Who Owns Water? (Malawi Part II)

One question that we constantly ask ourselves at the Salvation Army International Development Office is ‘who owns our projects?’ If the answer is ‘The Salvation Army,’ we will most likely fail. If the answer is ‘the community,’ success is attainable.

Take for example boreholes, some estimate that around 50,000 boreholes in Africa are out of service. One reason for this is that few boreholes are replaced after their ten-year life expectancy. Another broader problem is that when the pumps fall into disrepair, the donors or politicians who drilled them are nowhere to be found. The community is not trained in maintenance and feels no ownership over the pump, so, sadly, another investment in clean water is lost.

Enter the village committee! Many of our community-based projects are built around village committees who manage, govern, and implement our projects. Last week in Malawi, I met with the committees that are part of our large Water, Sanitation, and Hygiene (WASH) Project.

New borehole in action

New borehole in action

Malawi WASH works in 50 communities in Malawi to provide them with safe drinking water, sanitation facilities, improved agriculture, and capacity building.  Each village has a water, sanitation/health, and agriculture/nutrition committee, formed of five males and five females from the community. The committees are trained by government officials in the three respective areas, and throughout the entire process the committees are reminded that they are the owners of the project.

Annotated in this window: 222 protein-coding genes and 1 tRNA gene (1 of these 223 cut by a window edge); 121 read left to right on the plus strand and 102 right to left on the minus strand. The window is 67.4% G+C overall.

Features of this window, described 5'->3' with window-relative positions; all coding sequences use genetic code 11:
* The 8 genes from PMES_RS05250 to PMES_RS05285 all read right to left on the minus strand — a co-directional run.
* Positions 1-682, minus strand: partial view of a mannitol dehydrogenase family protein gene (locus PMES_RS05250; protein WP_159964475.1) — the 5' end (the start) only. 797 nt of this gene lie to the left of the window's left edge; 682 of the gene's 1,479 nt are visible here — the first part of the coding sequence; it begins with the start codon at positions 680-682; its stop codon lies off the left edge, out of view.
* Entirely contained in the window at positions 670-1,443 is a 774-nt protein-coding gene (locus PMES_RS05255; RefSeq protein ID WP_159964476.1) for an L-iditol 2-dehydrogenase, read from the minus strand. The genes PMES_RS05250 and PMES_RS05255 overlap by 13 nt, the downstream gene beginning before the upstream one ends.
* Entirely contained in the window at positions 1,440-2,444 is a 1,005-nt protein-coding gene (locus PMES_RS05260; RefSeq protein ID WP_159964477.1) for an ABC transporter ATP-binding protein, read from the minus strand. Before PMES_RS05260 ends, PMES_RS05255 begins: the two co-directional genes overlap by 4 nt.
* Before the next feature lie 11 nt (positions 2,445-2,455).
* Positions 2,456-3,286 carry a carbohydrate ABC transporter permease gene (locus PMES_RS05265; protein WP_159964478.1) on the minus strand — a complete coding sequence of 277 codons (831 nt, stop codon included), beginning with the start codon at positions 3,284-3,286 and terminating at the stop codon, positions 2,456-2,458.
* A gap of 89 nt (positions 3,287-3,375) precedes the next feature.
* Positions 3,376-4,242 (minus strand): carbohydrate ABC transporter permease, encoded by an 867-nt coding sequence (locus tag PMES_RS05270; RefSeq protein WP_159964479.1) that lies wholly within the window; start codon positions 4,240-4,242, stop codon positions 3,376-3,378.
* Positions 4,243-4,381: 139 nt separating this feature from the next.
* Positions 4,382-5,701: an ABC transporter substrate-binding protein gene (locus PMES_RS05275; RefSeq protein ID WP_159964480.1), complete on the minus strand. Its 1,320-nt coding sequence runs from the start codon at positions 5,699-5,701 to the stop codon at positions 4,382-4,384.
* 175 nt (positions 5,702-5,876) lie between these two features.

In keeping with the theme of the post, I’ll let you read about the committees in their own words.

Dorothy using the new clothes washing station that keeps dirty soapy water away from the drinking source.

Dorothy using the new clothes washing station that keeps dirty soapy water away from the drinking source.

Dorothy Gunde – Water Committee Chairwoman

As chairwoman, I call for meetings, guide the meetings, and identify problems with the pump. Our committee decided that every household must contribute 150 Malawian Kwacha (50 US cents) per month, and this money will be used to purchase a spare part if anything goes wrong. We explained to the community that the payment was for their benefit, so they are willing to pay. They are very happy with the water and feel as though they own it and the pump.

Mavice Hararwe – Health Committee Chairwoman

After the health training, we called a village meeting and explained to everyone about using latrines and hand washing. Then we went door-to-door in the village visiting each household and surveying which have latrines and which did not. When we sensitised the community, we asked what their major health problems were, and we discovered that it is malaria and diarrhoea. Another group distributed medicines to fight these two diseases. We also checked that all children have been vaccinated and that mothers are taking children to the clinic.

Mavice sharing about the health committee.

Mavice sharing about the health committee.

George Gunde Agriculture Committee Member

The WASH project has changed us very much. The agriculture aspect in particular has changed my life. I now grow maize crops with the new methods we learned and now there are three pieces of corn on my stalk but before there was only one per stalk.  From the agriculture and nutrition classes we learned how to prepare potato leaves into a juice as well as papaya juice. We are now doing this in our household.

George Gunde showing off his three ears of maize.

George Gunde showing off his three ears of maize.

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